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Review: Oranje 2011



I’m pretty sure Sharon Rickson of Neon Love Life won “Anecdote of the Night” fairly early in the Oranje event. She was at soundcheck in the NUVO tent, and her amp wasn't working, so she started messing with dials.

“I smell something, and I look back and it’s literally on fire," she told me afterwards. "I mean, black smoke is coming out of it. So, yeah, our set got held up by 12 minutes while we tried to get another one.”

Twelve minutes? If my camera started belching smoke, I’d just pack up and call it a night. So I’ve got nothing but props for the whole show-must-go-on attitude.

Oranje saw fifty artists, thirty bands and thousands of arts-mavens-about-town fill up an empty warehouse and parking garage Saturday night for a truly gargantuan mashup of arts, music and the social highlife. Provided, the definition of “highlife” was stretched to include a woman with a painted-on corset pumping a syringe of orange liquor down the throats of any passersby willing to stuff a tip in her panties.

Late, beloved photographer/DJ Mpozi Mshale Tolbert — in three-story-tall tapestry form — stood watch over the proceedings, including the corset/liquor girl. I always thought of him as a titan of the city, though never quite so literally. But certainly his own approach to blending different forms of art renders him an appropriate guardian angel.

My own personal mission led me to spend most of my time in the DJ zones: the IndyMojo tent outside blasting everything in sight with lasers and strobes, and the Ketel One Lounge within the warehouse, which was as close to a comfortable rest stop as you could find at Oranje. When I arrived at the Ketel One Lounge, Wesley Clay was DJing in front of projected psychedelic images and scenes from a 1980s dance party show (I want to say “Solid Gold," but it was too cheesy for “Solid Gold; no, really). DJ Kyle Long, who followed on the stage, combined a lot of classical riffs with ethnic beats, such as raw, primal African rhythms, all couched in a style so bass-heavy it shook your pants.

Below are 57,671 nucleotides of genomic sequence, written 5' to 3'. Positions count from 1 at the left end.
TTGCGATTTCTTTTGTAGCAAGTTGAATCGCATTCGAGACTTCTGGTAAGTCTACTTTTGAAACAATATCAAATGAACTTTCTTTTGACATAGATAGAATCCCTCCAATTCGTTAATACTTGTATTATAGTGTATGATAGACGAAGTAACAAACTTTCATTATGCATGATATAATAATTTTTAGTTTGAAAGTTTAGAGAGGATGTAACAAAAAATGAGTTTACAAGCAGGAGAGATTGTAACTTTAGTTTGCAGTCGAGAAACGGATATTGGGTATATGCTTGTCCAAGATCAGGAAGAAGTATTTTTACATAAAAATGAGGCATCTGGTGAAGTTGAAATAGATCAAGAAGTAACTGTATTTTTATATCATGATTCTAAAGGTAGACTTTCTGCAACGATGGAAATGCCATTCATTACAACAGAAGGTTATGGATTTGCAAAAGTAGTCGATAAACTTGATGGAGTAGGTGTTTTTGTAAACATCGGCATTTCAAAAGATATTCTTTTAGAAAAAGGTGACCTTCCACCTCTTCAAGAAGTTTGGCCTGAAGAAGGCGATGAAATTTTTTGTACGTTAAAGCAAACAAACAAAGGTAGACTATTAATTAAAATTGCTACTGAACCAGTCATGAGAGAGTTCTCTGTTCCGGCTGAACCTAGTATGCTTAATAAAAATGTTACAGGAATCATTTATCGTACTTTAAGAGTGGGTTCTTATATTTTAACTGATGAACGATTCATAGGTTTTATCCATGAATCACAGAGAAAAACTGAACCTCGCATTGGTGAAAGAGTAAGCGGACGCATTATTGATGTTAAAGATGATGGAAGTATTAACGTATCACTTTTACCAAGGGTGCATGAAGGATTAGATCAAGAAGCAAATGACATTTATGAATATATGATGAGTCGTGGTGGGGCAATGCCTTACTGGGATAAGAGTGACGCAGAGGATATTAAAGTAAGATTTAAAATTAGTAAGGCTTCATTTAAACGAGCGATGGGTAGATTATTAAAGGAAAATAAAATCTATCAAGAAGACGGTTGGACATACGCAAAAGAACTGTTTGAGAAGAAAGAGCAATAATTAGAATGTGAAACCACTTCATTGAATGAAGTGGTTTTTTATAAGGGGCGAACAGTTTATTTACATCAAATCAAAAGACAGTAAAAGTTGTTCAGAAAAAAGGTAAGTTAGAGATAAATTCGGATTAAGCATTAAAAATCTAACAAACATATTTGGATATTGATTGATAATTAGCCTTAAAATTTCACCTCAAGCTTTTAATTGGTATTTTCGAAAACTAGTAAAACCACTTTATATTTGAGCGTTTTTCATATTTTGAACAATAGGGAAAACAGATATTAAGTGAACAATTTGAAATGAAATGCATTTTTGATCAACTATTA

Outside, DJ Matt Allen went for the throat with a potent combination of remixes. I wouldn't have thought Adele would lend herself so well to aggressive techno sampling. I stand corrected.

If you’ve ever been to anime and sci-fi conventions, and I’m not confirming that I have in anything but the most professional sense, you know the show’s not limited to the stages. The real action is in the hallways. To see and be seen. Oranje is a backdrop for everybody’s personal fashion show. Everything from middle-aged guys in suits and skinny ties trying to jam to the DJ beats, to a gloriously retro-steampunk thing being pushed by a group of designers holding a gypsy-victorian theme competition. The bands are no exception, frequently amping up their already-distinctive styles for the night. The whole thing is a mashup in and of itself; the concrete walls aren’t exactly tremendous sound baffles, and music thundering from one stage frequently bleeds into another. But hell, that almost makes it better.